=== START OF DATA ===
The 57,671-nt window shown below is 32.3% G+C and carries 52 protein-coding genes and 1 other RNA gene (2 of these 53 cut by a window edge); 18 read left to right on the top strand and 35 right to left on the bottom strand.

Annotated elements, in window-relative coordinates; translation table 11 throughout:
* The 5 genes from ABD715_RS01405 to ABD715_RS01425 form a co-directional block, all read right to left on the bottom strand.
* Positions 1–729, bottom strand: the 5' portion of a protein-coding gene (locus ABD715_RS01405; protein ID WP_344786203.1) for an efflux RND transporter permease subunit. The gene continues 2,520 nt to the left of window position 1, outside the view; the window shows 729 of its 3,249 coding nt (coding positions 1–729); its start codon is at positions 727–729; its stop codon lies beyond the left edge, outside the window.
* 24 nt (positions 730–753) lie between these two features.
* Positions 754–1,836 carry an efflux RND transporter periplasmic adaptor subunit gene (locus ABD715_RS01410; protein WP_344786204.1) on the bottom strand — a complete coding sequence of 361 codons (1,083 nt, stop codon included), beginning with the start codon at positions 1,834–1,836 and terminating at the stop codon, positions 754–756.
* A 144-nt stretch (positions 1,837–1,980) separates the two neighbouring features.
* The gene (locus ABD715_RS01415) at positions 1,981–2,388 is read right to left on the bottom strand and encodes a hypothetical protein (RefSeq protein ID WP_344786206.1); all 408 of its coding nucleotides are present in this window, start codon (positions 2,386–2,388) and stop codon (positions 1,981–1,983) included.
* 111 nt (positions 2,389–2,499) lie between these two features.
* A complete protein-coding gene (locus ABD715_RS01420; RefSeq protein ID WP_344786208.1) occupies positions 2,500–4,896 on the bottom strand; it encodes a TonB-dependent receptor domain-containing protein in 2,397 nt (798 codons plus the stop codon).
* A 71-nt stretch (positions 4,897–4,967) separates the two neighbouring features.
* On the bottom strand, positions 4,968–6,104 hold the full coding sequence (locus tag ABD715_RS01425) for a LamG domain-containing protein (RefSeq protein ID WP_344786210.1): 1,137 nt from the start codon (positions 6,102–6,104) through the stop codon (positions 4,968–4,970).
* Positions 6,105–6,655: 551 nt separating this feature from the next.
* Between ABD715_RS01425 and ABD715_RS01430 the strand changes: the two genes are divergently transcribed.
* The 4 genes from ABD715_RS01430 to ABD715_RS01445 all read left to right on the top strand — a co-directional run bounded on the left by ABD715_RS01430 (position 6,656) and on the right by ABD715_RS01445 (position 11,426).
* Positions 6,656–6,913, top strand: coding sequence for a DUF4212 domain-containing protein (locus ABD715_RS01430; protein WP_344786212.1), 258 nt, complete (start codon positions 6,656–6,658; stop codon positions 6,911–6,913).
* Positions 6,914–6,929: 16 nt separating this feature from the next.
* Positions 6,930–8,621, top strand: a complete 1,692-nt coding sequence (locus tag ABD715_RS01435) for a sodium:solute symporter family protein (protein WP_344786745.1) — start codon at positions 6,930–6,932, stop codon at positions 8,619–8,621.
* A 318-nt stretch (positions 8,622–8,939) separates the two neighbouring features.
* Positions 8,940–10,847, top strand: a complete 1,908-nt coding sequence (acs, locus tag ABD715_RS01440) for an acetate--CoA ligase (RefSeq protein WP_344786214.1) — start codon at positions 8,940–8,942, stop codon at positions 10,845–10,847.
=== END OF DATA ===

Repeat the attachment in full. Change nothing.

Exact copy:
The 57,671-nt window shown below is 32.3% G+C and carries 52 protein-coding genes and 1 other RNA gene (2 of these 53 cut by a window edge); 18 read left to right on the top strand and 35 right to left on the bottom strand.

Annotated elements, in window-relative coordinates; translation table 11 throughout:
* The 5 genes from ABD715_RS01405 to ABD715_RS01425 form a co-directional block, all read right to left on the bottom strand.
* Positions 1–729, bottom strand: the 5' portion of a protein-coding gene (locus ABD715_RS01405; protein ID WP_344786203.1) for an efflux RND transporter permease subunit. The gene continues 2,520 nt to the left of window position 1, outside the view; the window shows 729 of its 3,249 coding nt (coding positions 1–729); its start codon is at positions 727–729; its stop codon lies beyond the left edge, outside the window.
* 24 nt (positions 730–753) lie between these two features.
* Positions 754–1,836 carry an efflux RND transporter periplasmic adaptor subunit gene (locus ABD715_RS01410; protein WP_344786204.1) on the bottom strand — a complete coding sequence of 361 codons (1,083 nt, stop codon included), beginning with the start codon at positions 1,834–1,836 and terminating at the stop codon, positions 754–756.
* A 144-nt stretch (positions 1,837–1,980) separates the two neighbouring features.
* The gene (locus ABD715_RS01415) at positions 1,981–2,388 is read right to left on the bottom strand and encodes a hypothetical protein (RefSeq protein ID WP_344786206.1); all 408 of its coding nucleotides are present in this window, start codon (positions 2,386–2,388) and stop codon (positions 1,981–1,983) included.
* 111 nt (positions 2,389–2,499) lie between these two features.
* A complete protein-coding gene (locus ABD715_RS01420; RefSeq protein ID WP_344786208.1) occupies positions 2,500–4,896 on the bottom strand; it encodes a TonB-dependent receptor domain-containing protein in 2,397 nt (798 codons plus the stop codon).
* A 71-nt stretch (positions 4,897–4,967) separates the two neighbouring features.
* On the bottom strand, positions 4,968–6,104 hold the full coding sequence (locus tag ABD715_RS01425) for a LamG domain-containing protein (RefSeq protein ID WP_344786210.1): 1,137 nt from the start codon (positions 6,102–6,104) through the stop codon (positions 4,968–4,970).
* Positions 6,105–6,655: 551 nt separating this feature from the next.
* Between ABD715_RS01425 and ABD715_RS01430 the strand changes: the two genes are divergently transcribed.
* The 4 genes from ABD715_RS01430 to ABD715_RS01445 all read left to right on the top strand — a co-directional run bounded on the left by ABD715_RS01430 (position 6,656) and on the right by ABD715_RS01445 (position 11,426).
* Positions 6,656–6,913, top strand: coding sequence for a DUF4212 domain-containing protein (locus ABD715_RS01430; protein WP_344786212.1), 258 nt, complete (start codon positions 6,656–6,658; stop codon positions 6,911–6,913).
* Positions 6,914–6,929: 16 nt separating this feature from the next.
* Positions 6,930–8,621, top strand: a complete 1,692-nt coding sequence (locus tag ABD715_RS01435) for a sodium:solute symporter family protein (protein WP_344786745.1) — start codon at positions 6,930–6,932, stop codon at positions 8,619–8,621.
* A 318-nt stretch (positions 8,622–8,939) separates the two neighbouring features.
* Positions 8,940–10,847, top strand: a complete 1,908-nt coding sequence (acs, locus tag ABD715_RS01440) for an acetate--CoA ligase (RefSeq protein WP_344786214.1) — start codon at positions 8,940–8,942, stop codon at positions 10,845–10,847.